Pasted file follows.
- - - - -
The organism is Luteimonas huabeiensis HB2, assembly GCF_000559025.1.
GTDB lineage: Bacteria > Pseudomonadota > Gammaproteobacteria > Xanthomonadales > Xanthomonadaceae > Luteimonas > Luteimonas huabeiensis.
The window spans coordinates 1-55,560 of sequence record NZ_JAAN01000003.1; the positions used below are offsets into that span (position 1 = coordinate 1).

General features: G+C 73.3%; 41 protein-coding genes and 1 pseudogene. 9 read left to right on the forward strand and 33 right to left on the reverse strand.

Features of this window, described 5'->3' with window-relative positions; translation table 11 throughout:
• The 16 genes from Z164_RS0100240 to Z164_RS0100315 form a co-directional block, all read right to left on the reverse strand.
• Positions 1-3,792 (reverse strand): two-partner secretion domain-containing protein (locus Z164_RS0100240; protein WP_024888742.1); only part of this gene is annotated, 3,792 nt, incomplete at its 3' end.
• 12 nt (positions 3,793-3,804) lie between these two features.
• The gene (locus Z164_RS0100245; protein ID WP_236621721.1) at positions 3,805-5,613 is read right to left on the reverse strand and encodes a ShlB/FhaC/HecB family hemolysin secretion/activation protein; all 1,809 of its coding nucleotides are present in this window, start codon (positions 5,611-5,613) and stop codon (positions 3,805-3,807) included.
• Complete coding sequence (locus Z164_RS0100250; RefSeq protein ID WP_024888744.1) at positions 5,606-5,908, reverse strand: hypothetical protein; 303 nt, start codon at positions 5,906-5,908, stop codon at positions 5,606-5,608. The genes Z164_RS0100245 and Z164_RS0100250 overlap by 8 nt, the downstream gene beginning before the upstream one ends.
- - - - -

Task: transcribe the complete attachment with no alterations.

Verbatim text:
The organism is Luteimonas huabeiensis HB2, assembly GCF_000559025.1.
GTDB lineage: Bacteria > Pseudomonadota > Gammaproteobacteria > Xanthomonadales > Xanthomonadaceae > Luteimonas > Luteimonas huabeiensis.
The window spans coordinates 1-55,560 of sequence record NZ_JAAN01000003.1; the positions used below are offsets into that span (position 1 = coordinate 1).

General features: G+C 73.3%; 41 protein-coding genes and 1 pseudogene. 9 read left to right on the forward strand and 33 right to left on the reverse strand.

Features of this window, described 5'->3' with window-relative positions; translation table 11 throughout:
• The 16 genes from Z164_RS0100240 to Z164_RS0100315 form a co-directional block, all read right to left on the reverse strand.
• Positions 1-3,792 (reverse strand): two-partner secretion domain-containing protein (locus Z164_RS0100240; protein WP_024888742.1); only part of this gene is annotated, 3,792 nt, incomplete at its 3' end.
• 12 nt (positions 3,793-3,804) lie between these two features.
• The gene (locus Z164_RS0100245; protein ID WP_236621721.1) at positions 3,805-5,613 is read right to left on the reverse strand and encodes a ShlB/FhaC/HecB family hemolysin secretion/activation protein; all 1,809 of its coding nucleotides are present in this window, start codon (positions 5,611-5,613) and stop codon (positions 3,805-3,807) included.
• Complete coding sequence (locus Z164_RS0100250; RefSeq protein ID WP_024888744.1) at positions 5,606-5,908, reverse strand: hypothetical protein; 303 nt, start codon at positions 5,906-5,908, stop codon at positions 5,606-5,608. The genes Z164_RS0100245 and Z164_RS0100250 overlap by 8 nt, the downstream gene beginning before the upstream one ends.